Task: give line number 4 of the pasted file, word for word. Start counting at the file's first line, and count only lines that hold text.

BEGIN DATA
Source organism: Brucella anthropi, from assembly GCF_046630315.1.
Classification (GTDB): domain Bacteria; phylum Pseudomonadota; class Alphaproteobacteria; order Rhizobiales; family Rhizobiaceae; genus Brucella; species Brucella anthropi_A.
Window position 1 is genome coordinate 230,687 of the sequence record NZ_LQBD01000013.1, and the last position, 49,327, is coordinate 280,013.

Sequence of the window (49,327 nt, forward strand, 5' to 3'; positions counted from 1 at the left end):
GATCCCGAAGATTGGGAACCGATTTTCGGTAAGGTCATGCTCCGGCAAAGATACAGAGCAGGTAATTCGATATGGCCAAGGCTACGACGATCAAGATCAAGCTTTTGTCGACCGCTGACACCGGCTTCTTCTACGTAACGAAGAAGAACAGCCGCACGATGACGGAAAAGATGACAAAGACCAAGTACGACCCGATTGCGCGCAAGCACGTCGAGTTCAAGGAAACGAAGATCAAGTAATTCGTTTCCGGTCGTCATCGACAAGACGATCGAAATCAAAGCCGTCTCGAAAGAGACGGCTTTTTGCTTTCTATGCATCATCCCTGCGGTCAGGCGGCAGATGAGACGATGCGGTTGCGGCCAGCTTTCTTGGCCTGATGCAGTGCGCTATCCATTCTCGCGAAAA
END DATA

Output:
Sequence of the window (49,327 nt, forward strand, 5' to 3'; positions counted from 1 at the left end):